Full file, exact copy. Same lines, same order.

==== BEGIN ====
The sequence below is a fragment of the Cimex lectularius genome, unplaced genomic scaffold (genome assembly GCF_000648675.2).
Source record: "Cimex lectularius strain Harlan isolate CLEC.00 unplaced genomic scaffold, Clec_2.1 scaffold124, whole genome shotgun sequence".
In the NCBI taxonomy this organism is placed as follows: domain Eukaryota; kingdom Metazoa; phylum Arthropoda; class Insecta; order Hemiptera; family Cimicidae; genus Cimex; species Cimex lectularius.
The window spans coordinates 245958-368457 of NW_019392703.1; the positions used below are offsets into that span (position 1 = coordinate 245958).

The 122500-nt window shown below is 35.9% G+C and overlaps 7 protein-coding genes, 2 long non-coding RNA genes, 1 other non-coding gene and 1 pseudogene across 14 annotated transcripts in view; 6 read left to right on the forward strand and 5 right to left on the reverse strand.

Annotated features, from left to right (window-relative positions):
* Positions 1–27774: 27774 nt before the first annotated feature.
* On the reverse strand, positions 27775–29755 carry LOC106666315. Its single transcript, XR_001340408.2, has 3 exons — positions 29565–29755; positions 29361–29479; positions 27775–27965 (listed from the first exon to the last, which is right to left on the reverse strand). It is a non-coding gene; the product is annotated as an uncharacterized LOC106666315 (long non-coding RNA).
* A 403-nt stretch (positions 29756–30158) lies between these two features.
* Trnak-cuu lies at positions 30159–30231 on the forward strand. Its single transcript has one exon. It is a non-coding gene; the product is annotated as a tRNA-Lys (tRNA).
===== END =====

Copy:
The sequence below is a fragment of the Cimex lectularius genome, unplaced genomic scaffold (genome assembly GCF_000648675.2).
Source record: "Cimex lectularius strain Harlan isolate CLEC.00 unplaced genomic scaffold, Clec_2.1 scaffold124, whole genome shotgun sequence".
In the NCBI taxonomy this organism is placed as follows: domain Eukaryota; kingdom Metazoa; phylum Arthropoda; class Insecta; order Hemiptera; family Cimicidae; genus Cimex; species Cimex lectularius.
The window spans coordinates 245958-368457 of NW_019392703.1; the positions used below are offsets into that span (position 1 = coordinate 245958).

The 122500-nt window shown below is 35.9% G+C and overlaps 7 protein-coding genes, 2 long non-coding RNA genes, 1 other non-coding gene and 1 pseudogene across 14 annotated transcripts in view; 6 read left to right on the forward strand and 5 right to left on the reverse strand.

Annotated features, from left to right (window-relative positions):
* Positions 1–27774: 27774 nt before the first annotated feature.
* On the reverse strand, positions 27775–29755 carry LOC106666315. Its single transcript, XR_001340408.2, has 3 exons — positions 29565–29755; positions 29361–29479; positions 27775–27965 (listed from the first exon to the last, which is right to left on the reverse strand). It is a non-coding gene; the product is annotated as an uncharacterized LOC106666315 (long non-coding RNA).
* A 403-nt stretch (positions 29756–30158) lies between these two features.
* Trnak-cuu lies at positions 30159–30231 on the forward strand. Its single transcript has one exon. It is a non-coding gene; the product is annotated as a tRNA-Lys (tRNA).